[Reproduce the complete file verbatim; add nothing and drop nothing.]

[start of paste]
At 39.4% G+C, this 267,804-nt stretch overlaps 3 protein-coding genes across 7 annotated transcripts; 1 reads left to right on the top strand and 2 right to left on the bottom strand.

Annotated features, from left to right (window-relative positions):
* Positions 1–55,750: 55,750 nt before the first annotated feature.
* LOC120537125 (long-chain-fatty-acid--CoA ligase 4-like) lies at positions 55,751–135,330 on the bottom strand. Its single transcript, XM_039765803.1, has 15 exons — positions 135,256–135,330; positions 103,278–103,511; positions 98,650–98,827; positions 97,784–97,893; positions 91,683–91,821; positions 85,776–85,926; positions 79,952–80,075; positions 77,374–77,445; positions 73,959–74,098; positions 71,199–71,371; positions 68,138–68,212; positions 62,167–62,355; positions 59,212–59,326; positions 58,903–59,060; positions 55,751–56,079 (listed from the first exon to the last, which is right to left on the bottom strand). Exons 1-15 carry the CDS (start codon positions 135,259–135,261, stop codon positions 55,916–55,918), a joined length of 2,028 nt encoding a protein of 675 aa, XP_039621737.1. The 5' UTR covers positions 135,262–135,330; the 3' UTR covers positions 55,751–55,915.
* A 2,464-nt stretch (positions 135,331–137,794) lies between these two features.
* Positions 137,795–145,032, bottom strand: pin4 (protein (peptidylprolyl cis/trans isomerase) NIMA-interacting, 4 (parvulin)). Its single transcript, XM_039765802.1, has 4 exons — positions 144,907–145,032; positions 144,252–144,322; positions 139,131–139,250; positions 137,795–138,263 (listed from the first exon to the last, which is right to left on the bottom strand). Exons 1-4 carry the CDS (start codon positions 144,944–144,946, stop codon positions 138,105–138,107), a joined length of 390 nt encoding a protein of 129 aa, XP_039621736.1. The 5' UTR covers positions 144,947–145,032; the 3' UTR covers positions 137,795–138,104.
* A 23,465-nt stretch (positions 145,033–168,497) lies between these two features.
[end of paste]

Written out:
At 39.4% G+C, this 267,804-nt stretch overlaps 3 protein-coding genes across 7 annotated transcripts; 1 reads left to right on the top strand and 2 right to left on the bottom strand.

Annotated features, from left to right (window-relative positions):
* Positions 1–55,750: 55,750 nt before the first annotated feature.
* LOC120537125 (long-chain-fatty-acid--CoA ligase 4-like) lies at positions 55,751–135,330 on the bottom strand. Its single transcript, XM_039765803.1, has 15 exons — positions 135,256–135,330; positions 103,278–103,511; positions 98,650–98,827; positions 97,784–97,893; positions 91,683–91,821; positions 85,776–85,926; positions 79,952–80,075; positions 77,374–77,445; positions 73,959–74,098; positions 71,199–71,371; positions 68,138–68,212; positions 62,167–62,355; positions 59,212–59,326; positions 58,903–59,060; positions 55,751–56,079 (listed from the first exon to the last, which is right to left on the bottom strand). Exons 1-15 carry the CDS (start codon positions 135,259–135,261, stop codon positions 55,916–55,918), a joined length of 2,028 nt encoding a protein of 675 aa, XP_039621737.1. The 5' UTR covers positions 135,262–135,330; the 3' UTR covers positions 55,751–55,915.
* A 2,464-nt stretch (positions 135,331–137,794) lies between these two features.
* Positions 137,795–145,032, bottom strand: pin4 (protein (peptidylprolyl cis/trans isomerase) NIMA-interacting, 4 (parvulin)). Its single transcript, XM_039765802.1, has 4 exons — positions 144,907–145,032; positions 144,252–144,322; positions 139,131–139,250; positions 137,795–138,263 (listed from the first exon to the last, which is right to left on the bottom strand). Exons 1-4 carry the CDS (start codon positions 144,944–144,946, stop codon positions 138,105–138,107), a joined length of 390 nt encoding a protein of 129 aa, XP_039621736.1. The 5' UTR covers positions 144,947–145,032; the 3' UTR covers positions 137,795–138,104.
* A 23,465-nt stretch (positions 145,033–168,497) lies between these two features.